By proposing to designate Stavropol region as a border area that should be populated with Russian settlers, Slyunyaev inadvertently confirmed that Moscow implicitly regards Stavropol as a border region in the North Caucasus, meaning that the North Caucasian republics south of Stavropol region are seen as a quasi-foreign area. Stavropol officials and civil activists have emphasized that the government should do more to preserve its status as a majority ethnic-Russian region. Paradoxically, ethnically non-Russian North Caucasians who resettle in Stavropol are treated as foreign invaders who should be held back.
The Russian Orthodox Church willingly plays a prominent part in this Russian nationalist mobilization campaign. At a meeting with Minister Slyunyaev, Metropolitan Kirill of Stavropol said about 2,000 ethnic Russian families from Kazakhstan and Kyrgyzstan were willing to resettle in Stavropol region. “We are ready to build three, four, five, ten settlements for the settlers,” he said. “This will become a mighty impulse for the local population” (http://www.km.ru/v-rossii/2013/12/06/federalnaya-migratsionnaya-sluzhba-rf/727013-v-minregione-predlozhili-zaselit-se).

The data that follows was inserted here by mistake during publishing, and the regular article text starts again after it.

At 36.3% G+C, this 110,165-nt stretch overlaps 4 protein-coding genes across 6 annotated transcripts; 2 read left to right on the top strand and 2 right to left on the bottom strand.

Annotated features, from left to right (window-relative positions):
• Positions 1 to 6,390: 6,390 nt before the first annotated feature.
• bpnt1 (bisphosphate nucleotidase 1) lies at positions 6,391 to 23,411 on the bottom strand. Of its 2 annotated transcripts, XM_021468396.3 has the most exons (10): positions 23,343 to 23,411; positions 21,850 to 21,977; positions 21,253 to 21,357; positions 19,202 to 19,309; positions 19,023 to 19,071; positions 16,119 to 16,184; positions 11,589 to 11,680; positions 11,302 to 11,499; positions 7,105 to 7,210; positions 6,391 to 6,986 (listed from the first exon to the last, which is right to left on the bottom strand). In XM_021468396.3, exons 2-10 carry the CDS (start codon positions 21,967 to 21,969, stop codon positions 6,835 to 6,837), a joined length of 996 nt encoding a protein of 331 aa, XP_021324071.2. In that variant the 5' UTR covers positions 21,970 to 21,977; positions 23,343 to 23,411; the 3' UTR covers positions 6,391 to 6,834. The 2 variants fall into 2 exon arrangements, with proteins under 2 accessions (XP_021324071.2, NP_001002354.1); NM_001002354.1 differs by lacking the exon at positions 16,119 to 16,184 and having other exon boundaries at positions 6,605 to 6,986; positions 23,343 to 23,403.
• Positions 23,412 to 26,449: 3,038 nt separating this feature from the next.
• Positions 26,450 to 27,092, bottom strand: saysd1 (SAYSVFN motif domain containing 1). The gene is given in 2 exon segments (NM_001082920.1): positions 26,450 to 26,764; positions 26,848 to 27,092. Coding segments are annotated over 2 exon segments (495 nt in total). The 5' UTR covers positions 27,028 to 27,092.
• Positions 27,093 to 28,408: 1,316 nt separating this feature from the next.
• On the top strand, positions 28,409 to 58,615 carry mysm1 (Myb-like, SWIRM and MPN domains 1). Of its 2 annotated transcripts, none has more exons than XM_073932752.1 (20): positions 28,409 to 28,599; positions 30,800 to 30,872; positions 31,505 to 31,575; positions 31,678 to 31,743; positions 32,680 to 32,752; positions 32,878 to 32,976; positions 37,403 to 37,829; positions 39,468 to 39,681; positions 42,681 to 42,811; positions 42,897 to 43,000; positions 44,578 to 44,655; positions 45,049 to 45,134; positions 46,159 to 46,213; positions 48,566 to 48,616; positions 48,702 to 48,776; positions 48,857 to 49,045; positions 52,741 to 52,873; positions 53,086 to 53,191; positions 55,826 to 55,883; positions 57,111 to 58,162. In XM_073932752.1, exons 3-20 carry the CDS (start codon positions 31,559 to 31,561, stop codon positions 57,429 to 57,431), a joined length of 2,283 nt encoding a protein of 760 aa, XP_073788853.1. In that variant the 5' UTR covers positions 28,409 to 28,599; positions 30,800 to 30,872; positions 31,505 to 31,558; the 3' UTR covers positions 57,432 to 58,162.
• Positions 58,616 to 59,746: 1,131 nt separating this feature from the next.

Migration patterns in the eastern and southern districts of Stavropol region have increasingly become a source of concern for Russian nationalists and officials. As ethnic Russians have moved out of economically depressed areas, North Caucasians, mostly Dagestanis and Chechens, have moved in to take the jobs in agriculture that Russians did not want. Another motivation for the North Caucasians’ move to Stavropol region was its relative safety compared to the situation in their respective republics, where security service operations and abuses of power are the norm.
From an economic point of view, the dynamics seem to be a “win-win” situation: as a skilled ethnic-Russian workforce moves to the big cities from eastern areas of Stavropol region, it is replaced by a low-skilled workforce from the relatively overpopulated republics of the North Caucasus. However, the changing ethnic map of Stavropol region touches on Russian sensitivities so much that the replacement of ethnic Russians by North Caucasians is recast as a clash of civilizations. In the process, the Russian government further entrenches the divide between the country’s ethnic-Russian population and its non-Russian citizens, especially those in the North Caucasus.
With budget revenues in Russia falling and Moscow struggling with government expenditures, there is increasing discussion about a transition to a more sustainable economic model. Economic considerations are becoming more important as money becomes tight and the North Caucasus is fitting less and less into the equations of Russian economists and nationalists.